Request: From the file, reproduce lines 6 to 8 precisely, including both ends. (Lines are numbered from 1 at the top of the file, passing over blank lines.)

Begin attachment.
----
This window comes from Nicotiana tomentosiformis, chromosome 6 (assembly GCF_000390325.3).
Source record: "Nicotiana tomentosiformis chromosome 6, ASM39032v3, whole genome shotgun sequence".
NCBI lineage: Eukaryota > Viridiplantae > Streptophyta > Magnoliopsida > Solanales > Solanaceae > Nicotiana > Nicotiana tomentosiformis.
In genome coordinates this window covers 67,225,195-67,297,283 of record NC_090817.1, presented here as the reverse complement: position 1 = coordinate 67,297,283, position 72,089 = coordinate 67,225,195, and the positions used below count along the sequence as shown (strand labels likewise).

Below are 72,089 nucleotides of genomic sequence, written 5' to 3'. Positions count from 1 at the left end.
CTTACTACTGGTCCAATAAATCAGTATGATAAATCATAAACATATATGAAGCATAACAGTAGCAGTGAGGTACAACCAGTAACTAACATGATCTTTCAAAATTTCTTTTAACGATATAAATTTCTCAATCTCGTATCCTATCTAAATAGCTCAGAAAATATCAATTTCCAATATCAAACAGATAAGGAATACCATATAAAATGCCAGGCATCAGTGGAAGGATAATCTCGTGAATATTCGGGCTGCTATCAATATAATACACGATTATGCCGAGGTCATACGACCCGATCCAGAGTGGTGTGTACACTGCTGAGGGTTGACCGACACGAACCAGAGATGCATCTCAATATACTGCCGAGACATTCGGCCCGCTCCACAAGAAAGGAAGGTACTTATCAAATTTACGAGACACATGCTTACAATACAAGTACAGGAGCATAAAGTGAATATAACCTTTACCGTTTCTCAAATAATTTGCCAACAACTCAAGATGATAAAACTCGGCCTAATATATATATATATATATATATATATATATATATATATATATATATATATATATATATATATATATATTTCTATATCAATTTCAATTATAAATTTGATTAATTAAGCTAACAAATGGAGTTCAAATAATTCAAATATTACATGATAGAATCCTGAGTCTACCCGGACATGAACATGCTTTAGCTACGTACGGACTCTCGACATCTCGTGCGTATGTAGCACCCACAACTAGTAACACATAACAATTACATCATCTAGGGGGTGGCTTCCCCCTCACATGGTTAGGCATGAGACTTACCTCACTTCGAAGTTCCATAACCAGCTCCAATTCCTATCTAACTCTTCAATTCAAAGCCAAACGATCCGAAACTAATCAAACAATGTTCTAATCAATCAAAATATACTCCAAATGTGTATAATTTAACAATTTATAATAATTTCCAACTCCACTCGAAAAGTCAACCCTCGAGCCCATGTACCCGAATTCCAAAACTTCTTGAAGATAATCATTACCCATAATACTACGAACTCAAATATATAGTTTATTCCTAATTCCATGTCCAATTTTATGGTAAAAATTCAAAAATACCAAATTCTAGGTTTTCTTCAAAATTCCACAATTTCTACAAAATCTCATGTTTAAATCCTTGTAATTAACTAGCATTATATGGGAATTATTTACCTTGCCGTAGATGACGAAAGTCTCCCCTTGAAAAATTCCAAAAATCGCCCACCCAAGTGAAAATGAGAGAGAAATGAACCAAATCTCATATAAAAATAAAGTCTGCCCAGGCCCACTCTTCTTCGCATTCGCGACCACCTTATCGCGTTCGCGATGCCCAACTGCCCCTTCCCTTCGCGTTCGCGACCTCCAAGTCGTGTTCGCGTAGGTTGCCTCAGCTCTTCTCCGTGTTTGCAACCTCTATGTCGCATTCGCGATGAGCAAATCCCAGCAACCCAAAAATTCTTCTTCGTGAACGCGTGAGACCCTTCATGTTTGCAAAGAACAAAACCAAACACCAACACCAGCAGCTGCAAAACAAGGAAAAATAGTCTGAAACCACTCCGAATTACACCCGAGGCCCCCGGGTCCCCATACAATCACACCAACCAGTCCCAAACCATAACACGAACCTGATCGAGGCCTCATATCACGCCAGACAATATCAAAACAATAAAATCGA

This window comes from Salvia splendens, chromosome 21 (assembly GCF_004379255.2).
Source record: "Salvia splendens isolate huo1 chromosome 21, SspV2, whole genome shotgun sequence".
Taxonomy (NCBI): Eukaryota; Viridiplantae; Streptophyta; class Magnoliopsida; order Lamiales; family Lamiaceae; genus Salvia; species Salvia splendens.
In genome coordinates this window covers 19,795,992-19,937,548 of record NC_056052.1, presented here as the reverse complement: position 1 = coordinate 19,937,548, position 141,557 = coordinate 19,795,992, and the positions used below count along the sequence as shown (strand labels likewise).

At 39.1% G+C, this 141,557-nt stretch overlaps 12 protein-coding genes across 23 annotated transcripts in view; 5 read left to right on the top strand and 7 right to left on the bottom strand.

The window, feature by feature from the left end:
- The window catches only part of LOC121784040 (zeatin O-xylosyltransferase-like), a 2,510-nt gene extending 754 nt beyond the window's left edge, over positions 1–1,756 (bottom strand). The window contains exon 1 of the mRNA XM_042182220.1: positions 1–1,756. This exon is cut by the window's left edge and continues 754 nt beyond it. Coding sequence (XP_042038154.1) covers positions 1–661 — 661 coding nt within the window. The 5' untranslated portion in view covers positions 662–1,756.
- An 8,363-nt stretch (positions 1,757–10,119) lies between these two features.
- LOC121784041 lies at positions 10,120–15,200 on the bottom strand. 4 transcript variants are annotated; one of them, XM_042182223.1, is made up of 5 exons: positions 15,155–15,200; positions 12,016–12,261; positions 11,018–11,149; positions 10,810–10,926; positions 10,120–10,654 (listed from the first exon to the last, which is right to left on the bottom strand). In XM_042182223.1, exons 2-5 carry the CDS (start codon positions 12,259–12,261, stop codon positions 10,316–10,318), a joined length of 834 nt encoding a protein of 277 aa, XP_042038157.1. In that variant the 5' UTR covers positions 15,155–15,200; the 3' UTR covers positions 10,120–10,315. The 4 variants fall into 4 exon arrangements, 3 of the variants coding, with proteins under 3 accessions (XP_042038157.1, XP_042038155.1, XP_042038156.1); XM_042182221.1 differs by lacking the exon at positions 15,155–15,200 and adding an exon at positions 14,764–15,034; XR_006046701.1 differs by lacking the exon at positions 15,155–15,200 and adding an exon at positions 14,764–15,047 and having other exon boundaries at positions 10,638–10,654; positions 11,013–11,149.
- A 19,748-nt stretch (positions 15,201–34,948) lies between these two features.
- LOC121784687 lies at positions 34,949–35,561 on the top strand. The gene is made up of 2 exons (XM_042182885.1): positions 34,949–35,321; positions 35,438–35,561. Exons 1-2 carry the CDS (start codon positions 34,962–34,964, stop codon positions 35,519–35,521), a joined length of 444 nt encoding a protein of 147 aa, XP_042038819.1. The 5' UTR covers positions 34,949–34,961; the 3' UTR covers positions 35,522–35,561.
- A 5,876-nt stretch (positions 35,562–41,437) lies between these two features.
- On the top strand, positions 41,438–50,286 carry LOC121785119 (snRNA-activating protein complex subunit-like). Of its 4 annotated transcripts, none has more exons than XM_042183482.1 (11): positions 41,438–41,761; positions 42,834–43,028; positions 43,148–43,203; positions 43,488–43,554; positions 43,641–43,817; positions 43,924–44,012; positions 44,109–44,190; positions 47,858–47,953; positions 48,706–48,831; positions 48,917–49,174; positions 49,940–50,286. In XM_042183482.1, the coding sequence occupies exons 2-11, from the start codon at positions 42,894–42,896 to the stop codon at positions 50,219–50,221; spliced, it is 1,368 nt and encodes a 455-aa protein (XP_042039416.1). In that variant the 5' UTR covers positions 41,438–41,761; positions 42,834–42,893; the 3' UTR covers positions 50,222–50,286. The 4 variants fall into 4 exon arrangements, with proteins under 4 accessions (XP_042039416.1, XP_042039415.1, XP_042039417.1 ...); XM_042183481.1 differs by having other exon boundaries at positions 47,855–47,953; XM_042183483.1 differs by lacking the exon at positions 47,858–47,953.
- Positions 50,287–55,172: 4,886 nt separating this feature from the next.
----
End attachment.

CTTACTACTGGTCCAATAAATCAGTATGATAAATCATAAACATATATGAAGCATAACAGTAGCAGTGAGGTACAACCAGTAACTAACATGATCTTTCAAAATTTCTTTTAACGATATAAATTTCTCAATCTCGTATCCTATCTAAATAGCTCAGAAAATATCAATTTCCAATATCAAACAGATAAGGAATACCATATAAAATGCCAGGCATCAGTGGAAGGATAATCTCGTGAATATTCGGGCTGCTATCAATATAATACACGATTATGCCGAGGTCATACGACCCGATCCAGAGTGGTGTGTACACTGCTGAGGGTTGACCGACACGAACCAGAGATGCATCTCAATATACTGCCGAGACATTCGGCCCGCTCCACAAGAAAGGAAGGTACTTATCAAATTTACGAGACACATGCTTACAATACAAGTACAGGAGCATAAAGTGAATATAACCTTTACCGTTTCTCAAATAATTTGCCAACAACTCAAGATGATAAAACTCGGCCTAATATATATATATATATATATATATATATATATATATATATATATATATATATATATATATATATATATTTCTATATCAATTTCAATTATAAATTTGATTAATTAAGCTAACAAATGGAGTTCAAATAATTCAAATATTACATGATAGAATCCTGAGTCTACCCGGACATGAACATGCTTTAGCTACGTACGGACTCTCGACATCTCGTGCGTATGTAGCACCCACAACTAGTAACACATAACAATTACATCATCTAGGGGGTGGCTTCCCCCTCACATGGTTAGGCATGAGACTTACCTCACTTCGAAGTTCCATAACCAGCTCCAATTCCTATCTAACTCTTCAATTCAAAGCCAAACGATCCGAAACTAATCAAACAATGTTCTAATCAATCAAAATATACTCCAAATGTGTATAATTTAACAATTTATAATAATTTCCAACTCCACTCGAAAAGTCAACCCTCGAGCCCATGTACCCGAATTCCAAAACTTCTTGAAGATAATCATTACCCATAATACTACGAACTCAAATATATAGTTTATTCCTAATTCCATGTCCAATTTTATGGTAAAAATTCAAAAATACCAAATTCTAGGTTTTCTTCAAAATTCCACAATTTCTACAAAATCTCATGTTTAAATCCTTGTAATTAACTAGCATTATATGGGAATTATTTACCTTGCCGTAGATGACGAAAGTCTCCCCTTGAAAAATTCCAAAAATCGCCCACCCAAGTGAAAATGAGAGAGAAATGAACCAAATCTCATATAAAAATAAAGTCTGCCCAGGCCCACTCTTCTTCGCATTCGCGACCACCTTATCGCGTTCGCGATGCCCAACTGCCCCTTCCCTTCGCGTTCGCGACCTCCAAGTCGTGTTCGCGTAGGTTGCCTCAGCTCTTCTCCGTGTTTGCAACCTCTATGTCGCATTCGCGATGAGCAAATCCCAGCAACCCAAAAATTCTTCTTCGTGAACGCGTGAGACCCTTCATGTTTGCAAAGAACAAAACCAAACACCAACACCAGCAGCTGCAAAACAAGGAAAAATAGTCTGAAACCACTCCGAATTACACCCGAGGCCCCCGGGTCCCCATACAATCACACCAACCAGTCCCAAACCATAACACGAACCTGATCGAGGCCTCATATCACGCCAGACAATATCAAAACAATAAAATCGA

This window comes from Salvia splendens, chromosome 21 (assembly GCF_004379255.2).
Source record: "Salvia splendens isolate huo1 chromosome 21, SspV2, whole genome shotgun sequence".